The spoils of war continues in the next block. The big rooms are divided into small cells by orange bricks hurriedly piled on top of each other, Instead of windows, many have an iron bar attached to the floor so that the prisoners could be fettered naked onto the cement floor at nights. Any unauthorized movement would result in torture or death. The atmosphere of this torture is everywhere; blood spots on the walls, the evidence.

Capable of betraying their own parents, even sending them to their deaths, children aged between twelve and sixteen were the cruelest guards. Having grown up without moral values or love, having known only fear and hate, they were given positions of total power. Also lovers betrayed partners, brothers betrayed sisters, sisters betrayed brothers. Friendships and smiles vanished. No matter what anyone said or did, S-21 was just a long, horrid wait for death. Everything inside the compound’s surrounding walls still feels polluted by the past.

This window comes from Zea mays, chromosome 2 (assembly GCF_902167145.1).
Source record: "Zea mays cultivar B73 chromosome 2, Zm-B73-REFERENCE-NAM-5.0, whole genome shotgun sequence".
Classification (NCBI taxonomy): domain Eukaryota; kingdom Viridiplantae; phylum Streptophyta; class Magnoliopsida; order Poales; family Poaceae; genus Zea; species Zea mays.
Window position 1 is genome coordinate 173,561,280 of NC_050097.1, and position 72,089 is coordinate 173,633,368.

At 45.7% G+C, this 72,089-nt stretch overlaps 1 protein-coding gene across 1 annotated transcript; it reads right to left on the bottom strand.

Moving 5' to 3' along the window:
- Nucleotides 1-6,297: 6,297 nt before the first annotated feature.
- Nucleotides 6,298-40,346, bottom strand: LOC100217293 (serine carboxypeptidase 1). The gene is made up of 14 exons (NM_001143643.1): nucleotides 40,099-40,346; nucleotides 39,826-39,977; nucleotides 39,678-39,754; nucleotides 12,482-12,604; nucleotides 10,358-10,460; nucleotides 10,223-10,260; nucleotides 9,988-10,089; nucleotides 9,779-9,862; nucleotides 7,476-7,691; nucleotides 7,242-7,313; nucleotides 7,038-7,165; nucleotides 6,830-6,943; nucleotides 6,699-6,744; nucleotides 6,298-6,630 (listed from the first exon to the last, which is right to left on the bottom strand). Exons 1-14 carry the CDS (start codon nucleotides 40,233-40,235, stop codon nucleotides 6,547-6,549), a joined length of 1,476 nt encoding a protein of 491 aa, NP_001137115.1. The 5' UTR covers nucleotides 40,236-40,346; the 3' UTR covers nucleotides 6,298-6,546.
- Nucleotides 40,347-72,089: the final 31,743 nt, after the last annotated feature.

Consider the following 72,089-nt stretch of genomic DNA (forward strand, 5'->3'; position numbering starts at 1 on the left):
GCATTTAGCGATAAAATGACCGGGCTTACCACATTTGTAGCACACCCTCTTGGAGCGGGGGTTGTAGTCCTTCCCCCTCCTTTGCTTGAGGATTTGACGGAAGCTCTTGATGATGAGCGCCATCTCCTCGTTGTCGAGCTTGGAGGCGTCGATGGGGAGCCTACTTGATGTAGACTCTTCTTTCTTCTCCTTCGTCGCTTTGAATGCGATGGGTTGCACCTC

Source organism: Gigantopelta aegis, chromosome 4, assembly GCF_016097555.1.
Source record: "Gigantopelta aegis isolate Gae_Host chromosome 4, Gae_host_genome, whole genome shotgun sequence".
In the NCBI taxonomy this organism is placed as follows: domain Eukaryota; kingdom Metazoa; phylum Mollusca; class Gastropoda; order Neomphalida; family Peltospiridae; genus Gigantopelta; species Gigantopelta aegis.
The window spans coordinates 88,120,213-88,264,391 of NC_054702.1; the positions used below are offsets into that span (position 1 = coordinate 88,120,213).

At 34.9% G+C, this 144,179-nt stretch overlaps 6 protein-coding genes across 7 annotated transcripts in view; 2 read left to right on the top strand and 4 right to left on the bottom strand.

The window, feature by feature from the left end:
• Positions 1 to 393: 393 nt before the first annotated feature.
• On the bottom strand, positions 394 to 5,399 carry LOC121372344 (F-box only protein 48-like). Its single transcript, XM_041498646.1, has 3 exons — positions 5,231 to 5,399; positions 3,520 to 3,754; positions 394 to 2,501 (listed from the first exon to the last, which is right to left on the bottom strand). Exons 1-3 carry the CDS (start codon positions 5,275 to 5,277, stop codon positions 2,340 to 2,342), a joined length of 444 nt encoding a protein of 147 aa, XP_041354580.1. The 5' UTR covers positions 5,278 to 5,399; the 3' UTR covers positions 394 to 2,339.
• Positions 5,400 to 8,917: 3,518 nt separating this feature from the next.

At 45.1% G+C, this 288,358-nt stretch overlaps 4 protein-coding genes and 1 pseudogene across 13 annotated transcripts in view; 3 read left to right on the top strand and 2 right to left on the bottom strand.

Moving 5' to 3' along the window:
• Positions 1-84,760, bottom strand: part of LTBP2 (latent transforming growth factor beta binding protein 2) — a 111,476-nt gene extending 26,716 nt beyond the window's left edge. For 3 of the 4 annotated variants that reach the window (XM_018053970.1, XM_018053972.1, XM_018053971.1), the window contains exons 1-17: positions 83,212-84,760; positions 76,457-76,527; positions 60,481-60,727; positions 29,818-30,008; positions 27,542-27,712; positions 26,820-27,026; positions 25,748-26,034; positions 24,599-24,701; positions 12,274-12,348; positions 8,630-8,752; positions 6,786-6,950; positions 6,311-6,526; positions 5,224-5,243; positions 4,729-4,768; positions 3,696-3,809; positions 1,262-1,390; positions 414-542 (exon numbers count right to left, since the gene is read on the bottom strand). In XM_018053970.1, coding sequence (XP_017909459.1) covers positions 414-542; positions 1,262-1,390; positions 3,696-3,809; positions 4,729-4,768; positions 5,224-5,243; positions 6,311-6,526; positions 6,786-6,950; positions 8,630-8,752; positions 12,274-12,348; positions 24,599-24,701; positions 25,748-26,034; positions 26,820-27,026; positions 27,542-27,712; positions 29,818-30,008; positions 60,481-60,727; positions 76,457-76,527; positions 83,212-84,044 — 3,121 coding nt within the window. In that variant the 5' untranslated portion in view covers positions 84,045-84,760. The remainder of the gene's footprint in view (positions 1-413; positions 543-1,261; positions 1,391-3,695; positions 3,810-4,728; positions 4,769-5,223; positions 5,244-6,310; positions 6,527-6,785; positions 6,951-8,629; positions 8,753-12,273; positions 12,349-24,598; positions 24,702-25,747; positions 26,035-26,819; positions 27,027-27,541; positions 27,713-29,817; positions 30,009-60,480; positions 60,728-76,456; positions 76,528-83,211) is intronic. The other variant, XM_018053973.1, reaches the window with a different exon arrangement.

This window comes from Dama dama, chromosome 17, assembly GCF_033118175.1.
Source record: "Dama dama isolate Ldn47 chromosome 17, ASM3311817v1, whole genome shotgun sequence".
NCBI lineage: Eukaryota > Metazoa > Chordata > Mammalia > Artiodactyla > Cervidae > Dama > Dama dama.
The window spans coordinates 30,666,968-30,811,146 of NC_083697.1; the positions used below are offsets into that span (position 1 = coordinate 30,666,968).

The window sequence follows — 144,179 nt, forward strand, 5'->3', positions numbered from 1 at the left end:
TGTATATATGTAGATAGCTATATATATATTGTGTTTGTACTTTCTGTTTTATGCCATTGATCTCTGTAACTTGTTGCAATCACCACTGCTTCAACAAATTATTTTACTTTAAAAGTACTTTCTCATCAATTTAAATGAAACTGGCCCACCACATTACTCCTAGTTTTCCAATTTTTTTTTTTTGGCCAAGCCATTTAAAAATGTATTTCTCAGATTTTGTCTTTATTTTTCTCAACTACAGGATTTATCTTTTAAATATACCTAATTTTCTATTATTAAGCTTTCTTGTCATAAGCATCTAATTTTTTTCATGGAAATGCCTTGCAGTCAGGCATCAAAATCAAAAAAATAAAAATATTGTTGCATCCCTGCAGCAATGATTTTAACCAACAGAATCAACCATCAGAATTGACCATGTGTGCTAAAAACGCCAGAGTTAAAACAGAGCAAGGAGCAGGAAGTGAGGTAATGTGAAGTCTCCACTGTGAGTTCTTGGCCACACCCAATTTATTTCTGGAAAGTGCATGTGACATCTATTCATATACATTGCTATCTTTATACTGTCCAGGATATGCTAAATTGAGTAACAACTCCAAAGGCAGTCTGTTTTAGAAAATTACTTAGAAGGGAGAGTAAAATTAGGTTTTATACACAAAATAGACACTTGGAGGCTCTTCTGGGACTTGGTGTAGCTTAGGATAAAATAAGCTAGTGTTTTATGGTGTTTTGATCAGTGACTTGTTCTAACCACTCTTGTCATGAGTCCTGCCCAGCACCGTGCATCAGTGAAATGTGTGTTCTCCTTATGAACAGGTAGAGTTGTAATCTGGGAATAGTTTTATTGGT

As I exit, the sun is about to set. The hot weather has become more manageable. Its last rays throw long shadows on the icecreamed coloured houses, and people dare to leave their dens where they’ve been hiding from the midday sun, to come out and look at the amazing spectacle. As the giant red ball disappears behind the high cement walls, the town takes a deep breath.

The young children, who have been resting in the shadow since I arrived, slowly start to kick their ball about again. Soon, the game is in full bloom. Their dirty T-shirts make for goal posts. I glance at the other look-alike goal post and see a remarkable mixture of life and death. But kids do what kids do best; play and think about only the present. As Cambodia’s past has been a tragedy, the many happy and strong willed children and teenagers I meet seem a telling sign for a hopeful future.